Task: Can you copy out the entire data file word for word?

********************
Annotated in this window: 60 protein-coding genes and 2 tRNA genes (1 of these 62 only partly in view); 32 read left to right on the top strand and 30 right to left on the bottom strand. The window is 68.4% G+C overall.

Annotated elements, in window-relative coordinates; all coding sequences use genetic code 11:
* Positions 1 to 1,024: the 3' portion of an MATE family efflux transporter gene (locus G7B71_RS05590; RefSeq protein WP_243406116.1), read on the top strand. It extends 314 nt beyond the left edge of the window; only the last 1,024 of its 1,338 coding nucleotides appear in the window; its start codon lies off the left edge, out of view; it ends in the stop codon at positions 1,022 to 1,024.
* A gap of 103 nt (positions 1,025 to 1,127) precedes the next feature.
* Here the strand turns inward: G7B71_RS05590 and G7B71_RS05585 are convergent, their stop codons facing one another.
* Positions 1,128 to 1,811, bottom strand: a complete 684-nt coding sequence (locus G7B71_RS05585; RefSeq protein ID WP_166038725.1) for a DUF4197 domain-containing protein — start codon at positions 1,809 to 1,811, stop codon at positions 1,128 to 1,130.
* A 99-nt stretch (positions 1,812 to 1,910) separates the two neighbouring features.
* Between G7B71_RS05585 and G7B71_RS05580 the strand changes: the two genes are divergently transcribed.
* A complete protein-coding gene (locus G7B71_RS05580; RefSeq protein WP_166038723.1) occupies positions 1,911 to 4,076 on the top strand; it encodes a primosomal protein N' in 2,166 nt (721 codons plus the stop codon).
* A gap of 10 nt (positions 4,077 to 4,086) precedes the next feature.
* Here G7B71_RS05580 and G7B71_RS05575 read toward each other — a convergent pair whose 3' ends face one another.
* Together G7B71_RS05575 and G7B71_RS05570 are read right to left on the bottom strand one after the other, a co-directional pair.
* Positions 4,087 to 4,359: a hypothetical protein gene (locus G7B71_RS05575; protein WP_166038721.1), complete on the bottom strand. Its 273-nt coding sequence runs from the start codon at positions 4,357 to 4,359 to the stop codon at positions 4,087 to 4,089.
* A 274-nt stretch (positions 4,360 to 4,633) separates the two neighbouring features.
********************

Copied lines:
Annotated in this window: 60 protein-coding genes and 2 tRNA genes (1 of these 62 only partly in view); 32 read left to right on the top strand and 30 right to left on the bottom strand. The window is 68.4% G+C overall.

Annotated elements, in window-relative coordinates; all coding sequences use genetic code 11:
* Positions 1 to 1,024: the 3' portion of an MATE family efflux transporter gene (locus G7B71_RS05590; RefSeq protein WP_243406116.1), read on the top strand. It extends 314 nt beyond the left edge of the window; only the last 1,024 of its 1,338 coding nucleotides appear in the window; its start codon lies off the left edge, out of view; it ends in the stop codon at positions 1,022 to 1,024.
* A gap of 103 nt (positions 1,025 to 1,127) precedes the next feature.
* Here the strand turns inward: G7B71_RS05590 and G7B71_RS05585 are convergent, their stop codons facing one another.
* Positions 1,128 to 1,811, bottom strand: a complete 684-nt coding sequence (locus G7B71_RS05585; RefSeq protein ID WP_166038725.1) for a DUF4197 domain-containing protein — start codon at positions 1,809 to 1,811, stop codon at positions 1,128 to 1,130.
* A 99-nt stretch (positions 1,812 to 1,910) separates the two neighbouring features.
* Between G7B71_RS05585 and G7B71_RS05580 the strand changes: the two genes are divergently transcribed.
* A complete protein-coding gene (locus G7B71_RS05580; RefSeq protein WP_166038723.1) occupies positions 1,911 to 4,076 on the top strand; it encodes a primosomal protein N' in 2,166 nt (721 codons plus the stop codon).
* A gap of 10 nt (positions 4,077 to 4,086) precedes the next feature.
* Here G7B71_RS05580 and G7B71_RS05575 read toward each other — a convergent pair whose 3' ends face one another.
* Together G7B71_RS05575 and G7B71_RS05570 are read right to left on the bottom strand one after the other, a co-directional pair.
* Positions 4,087 to 4,359: a hypothetical protein gene (locus G7B71_RS05575; protein WP_166038721.1), complete on the bottom strand. Its 273-nt coding sequence runs from the start codon at positions 4,357 to 4,359 to the stop codon at positions 4,087 to 4,089.
* A 274-nt stretch (positions 4,360 to 4,633) separates the two neighbouring features.